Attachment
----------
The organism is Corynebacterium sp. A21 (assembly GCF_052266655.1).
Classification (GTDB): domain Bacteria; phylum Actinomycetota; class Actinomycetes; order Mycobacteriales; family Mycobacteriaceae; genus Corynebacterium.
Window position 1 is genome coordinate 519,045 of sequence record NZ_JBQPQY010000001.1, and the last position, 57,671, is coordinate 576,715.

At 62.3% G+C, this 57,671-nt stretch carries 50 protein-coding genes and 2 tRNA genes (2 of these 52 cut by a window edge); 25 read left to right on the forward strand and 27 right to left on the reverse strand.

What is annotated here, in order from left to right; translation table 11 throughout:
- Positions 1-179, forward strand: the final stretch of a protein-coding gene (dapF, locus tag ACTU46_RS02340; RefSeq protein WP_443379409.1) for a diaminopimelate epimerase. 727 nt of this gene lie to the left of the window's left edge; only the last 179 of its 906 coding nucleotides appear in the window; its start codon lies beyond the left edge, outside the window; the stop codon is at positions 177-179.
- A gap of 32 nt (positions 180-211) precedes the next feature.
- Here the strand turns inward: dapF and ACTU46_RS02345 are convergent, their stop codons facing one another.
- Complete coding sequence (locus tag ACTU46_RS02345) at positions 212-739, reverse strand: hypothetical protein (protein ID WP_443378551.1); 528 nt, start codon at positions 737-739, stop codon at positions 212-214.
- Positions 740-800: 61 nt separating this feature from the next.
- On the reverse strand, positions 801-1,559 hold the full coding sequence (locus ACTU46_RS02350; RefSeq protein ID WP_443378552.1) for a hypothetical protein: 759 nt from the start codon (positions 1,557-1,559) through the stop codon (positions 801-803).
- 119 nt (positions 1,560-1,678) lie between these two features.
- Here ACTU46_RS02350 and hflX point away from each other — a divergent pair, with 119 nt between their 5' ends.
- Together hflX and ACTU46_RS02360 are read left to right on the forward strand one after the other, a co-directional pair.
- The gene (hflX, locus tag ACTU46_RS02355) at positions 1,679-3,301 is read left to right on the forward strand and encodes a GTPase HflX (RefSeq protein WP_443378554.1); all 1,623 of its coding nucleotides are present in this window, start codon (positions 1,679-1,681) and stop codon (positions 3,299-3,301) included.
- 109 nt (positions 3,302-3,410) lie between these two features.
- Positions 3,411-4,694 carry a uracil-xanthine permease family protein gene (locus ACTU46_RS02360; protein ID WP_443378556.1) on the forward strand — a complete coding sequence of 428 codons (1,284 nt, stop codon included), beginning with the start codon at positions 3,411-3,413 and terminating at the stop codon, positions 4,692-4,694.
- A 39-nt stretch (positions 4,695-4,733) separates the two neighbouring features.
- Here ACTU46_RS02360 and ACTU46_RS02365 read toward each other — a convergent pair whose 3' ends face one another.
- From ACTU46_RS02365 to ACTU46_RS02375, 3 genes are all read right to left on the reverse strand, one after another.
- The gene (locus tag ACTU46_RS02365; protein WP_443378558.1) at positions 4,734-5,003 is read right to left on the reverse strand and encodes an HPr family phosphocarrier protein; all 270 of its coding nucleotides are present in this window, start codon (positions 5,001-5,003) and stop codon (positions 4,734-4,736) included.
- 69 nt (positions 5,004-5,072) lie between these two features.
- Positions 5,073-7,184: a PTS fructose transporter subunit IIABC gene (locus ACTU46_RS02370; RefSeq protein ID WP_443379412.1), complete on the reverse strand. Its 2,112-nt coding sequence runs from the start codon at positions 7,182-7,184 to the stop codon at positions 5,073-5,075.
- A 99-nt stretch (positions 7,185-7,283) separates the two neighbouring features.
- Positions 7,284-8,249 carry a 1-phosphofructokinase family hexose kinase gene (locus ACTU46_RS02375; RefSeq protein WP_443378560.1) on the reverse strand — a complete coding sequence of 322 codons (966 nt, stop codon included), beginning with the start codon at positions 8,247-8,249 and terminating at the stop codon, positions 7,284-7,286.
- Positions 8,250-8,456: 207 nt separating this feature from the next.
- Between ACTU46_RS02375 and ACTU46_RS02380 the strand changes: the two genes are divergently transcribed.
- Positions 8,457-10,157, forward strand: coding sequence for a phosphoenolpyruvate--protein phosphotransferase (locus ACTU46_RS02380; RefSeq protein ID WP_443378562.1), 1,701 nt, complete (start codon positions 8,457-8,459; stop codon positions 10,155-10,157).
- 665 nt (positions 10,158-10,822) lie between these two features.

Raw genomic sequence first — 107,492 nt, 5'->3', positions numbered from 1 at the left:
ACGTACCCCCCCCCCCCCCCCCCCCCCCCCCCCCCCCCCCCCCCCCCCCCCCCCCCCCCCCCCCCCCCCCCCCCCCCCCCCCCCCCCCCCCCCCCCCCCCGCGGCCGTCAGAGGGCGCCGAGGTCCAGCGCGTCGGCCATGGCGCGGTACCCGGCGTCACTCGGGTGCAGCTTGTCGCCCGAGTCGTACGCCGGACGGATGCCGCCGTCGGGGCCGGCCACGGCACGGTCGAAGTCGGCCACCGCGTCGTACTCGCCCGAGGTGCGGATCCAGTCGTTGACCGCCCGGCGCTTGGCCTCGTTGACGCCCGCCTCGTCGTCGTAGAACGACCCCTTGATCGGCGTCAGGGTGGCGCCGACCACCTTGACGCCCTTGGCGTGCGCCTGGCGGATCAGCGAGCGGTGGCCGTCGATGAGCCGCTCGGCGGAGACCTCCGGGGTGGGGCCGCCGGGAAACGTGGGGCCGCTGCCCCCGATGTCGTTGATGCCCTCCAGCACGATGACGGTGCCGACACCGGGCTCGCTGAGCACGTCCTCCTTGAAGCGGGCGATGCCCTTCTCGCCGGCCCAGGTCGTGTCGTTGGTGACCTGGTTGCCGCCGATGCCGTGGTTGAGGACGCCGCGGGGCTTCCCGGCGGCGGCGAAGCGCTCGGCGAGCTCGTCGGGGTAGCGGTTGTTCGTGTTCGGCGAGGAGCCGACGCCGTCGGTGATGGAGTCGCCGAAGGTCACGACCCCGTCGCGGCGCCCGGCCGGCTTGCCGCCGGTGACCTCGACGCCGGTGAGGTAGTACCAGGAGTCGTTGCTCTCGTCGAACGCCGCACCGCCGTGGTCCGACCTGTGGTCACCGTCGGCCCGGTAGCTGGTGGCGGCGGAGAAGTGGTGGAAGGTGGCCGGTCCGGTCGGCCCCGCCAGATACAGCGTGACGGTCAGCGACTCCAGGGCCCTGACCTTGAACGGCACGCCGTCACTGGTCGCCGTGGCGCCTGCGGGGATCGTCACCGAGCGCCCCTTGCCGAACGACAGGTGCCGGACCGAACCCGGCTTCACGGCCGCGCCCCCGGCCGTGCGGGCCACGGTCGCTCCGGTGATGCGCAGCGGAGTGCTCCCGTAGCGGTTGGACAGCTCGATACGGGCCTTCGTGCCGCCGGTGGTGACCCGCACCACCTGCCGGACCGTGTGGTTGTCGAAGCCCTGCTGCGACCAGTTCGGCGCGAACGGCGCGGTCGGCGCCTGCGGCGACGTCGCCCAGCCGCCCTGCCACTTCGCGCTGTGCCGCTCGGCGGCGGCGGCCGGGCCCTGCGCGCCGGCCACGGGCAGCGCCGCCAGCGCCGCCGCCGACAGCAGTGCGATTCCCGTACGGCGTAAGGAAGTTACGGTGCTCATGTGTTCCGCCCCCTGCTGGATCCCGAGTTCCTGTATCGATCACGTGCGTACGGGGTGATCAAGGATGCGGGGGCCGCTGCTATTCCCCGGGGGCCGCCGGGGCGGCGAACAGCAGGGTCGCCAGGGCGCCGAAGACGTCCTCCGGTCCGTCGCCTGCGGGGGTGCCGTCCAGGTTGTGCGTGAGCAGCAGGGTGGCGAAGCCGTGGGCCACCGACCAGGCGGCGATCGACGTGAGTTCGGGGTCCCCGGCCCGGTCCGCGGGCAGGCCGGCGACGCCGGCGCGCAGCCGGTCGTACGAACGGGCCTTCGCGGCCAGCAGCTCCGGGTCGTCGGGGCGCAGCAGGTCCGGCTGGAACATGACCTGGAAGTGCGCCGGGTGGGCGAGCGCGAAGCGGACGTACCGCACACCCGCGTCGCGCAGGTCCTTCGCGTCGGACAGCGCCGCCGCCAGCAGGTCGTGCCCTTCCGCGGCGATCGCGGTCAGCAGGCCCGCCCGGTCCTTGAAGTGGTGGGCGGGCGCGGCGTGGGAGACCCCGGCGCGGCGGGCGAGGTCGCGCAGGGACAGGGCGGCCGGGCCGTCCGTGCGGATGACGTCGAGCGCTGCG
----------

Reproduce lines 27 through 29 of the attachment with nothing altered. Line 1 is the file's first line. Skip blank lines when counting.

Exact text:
- Between ACTU46_RS02375 and ACTU46_RS02380 the strand changes: the two genes are divergently transcribed.
- Positions 8,457-10,157, forward strand: coding sequence for a phosphoenolpyruvate--protein phosphotransferase (locus ACTU46_RS02380; RefSeq protein ID WP_443378562.1), 1,701 nt, complete (start codon positions 8,457-8,459; stop codon positions 10,155-10,157).
- 665 nt (positions 10,158-10,822) lie between these two features.